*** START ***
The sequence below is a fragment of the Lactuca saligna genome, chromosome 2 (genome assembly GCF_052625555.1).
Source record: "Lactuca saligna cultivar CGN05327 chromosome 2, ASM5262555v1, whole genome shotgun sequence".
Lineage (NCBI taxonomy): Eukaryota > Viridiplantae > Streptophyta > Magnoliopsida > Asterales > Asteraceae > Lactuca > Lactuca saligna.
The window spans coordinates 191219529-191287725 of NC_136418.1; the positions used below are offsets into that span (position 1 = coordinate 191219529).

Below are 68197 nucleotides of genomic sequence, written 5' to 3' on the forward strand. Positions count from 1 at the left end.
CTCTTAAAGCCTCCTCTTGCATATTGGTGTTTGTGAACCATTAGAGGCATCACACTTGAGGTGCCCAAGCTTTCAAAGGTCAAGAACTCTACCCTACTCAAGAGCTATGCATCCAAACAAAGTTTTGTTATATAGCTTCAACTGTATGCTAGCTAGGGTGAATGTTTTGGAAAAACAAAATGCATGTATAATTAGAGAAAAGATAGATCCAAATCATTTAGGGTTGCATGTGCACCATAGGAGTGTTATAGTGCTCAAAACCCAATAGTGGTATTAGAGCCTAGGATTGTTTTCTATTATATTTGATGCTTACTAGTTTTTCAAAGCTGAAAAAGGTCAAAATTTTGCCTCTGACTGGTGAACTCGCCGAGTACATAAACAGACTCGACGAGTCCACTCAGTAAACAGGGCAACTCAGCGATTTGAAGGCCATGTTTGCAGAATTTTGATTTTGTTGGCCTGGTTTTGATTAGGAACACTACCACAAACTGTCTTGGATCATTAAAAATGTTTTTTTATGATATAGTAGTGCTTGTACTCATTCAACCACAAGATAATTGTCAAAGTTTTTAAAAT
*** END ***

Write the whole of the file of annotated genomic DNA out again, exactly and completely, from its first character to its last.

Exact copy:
The sequence below is a fragment of the Lactuca saligna genome, chromosome 2 (genome assembly GCF_052625555.1).
Source record: "Lactuca saligna cultivar CGN05327 chromosome 2, ASM5262555v1, whole genome shotgun sequence".
Lineage (NCBI taxonomy): Eukaryota > Viridiplantae > Streptophyta > Magnoliopsida > Asterales > Asteraceae > Lactuca > Lactuca saligna.
The window spans coordinates 191219529-191287725 of NC_136418.1; the positions used below are offsets into that span (position 1 = coordinate 191219529).

Below are 68197 nucleotides of genomic sequence, written 5' to 3' on the forward strand. Positions count from 1 at the left end.
CTCTTAAAGCCTCCTCTTGCATATTGGTGTTTGTGAACCATTAGAGGCATCACACTTGAGGTGCCCAAGCTTTCAAAGGTCAAGAACTCTACCCTACTCAAGAGCTATGCATCCAAACAAAGTTTTGTTATATAGCTTCAACTGTATGCTAGCTAGGGTGAATGTTTTGGAAAAACAAAATGCATGTATAATTAGAGAAAAGATAGATCCAAATCATTTAGGGTTGCATGTGCACCATAGGAGTGTTATAGTGCTCAAAACCCAATAGTGGTATTAGAGCCTAGGATTGTTTTCTATTATATTTGATGCTTACTAGTTTTTCAAAGCTGAAAAAGGTCAAAATTTTGCCTCTGACTGGTGAACTCGCCGAGTACATAAACAGACTCGACGAGTCCACTCAGTAAACAGGGCAACTCAGCGATTTGAAGGCCATGTTTGCAGAATTTTGATTTTGTTGGCCTGGTTTTGATTAGGAACACTACCACAAACTGTCTTGGATCATTAAAAATGTTTTTTTATGATATAGTAGTGCTTGTACTCATTCAACCACAAGATAATTGTCAAAGTTTTTAAAAT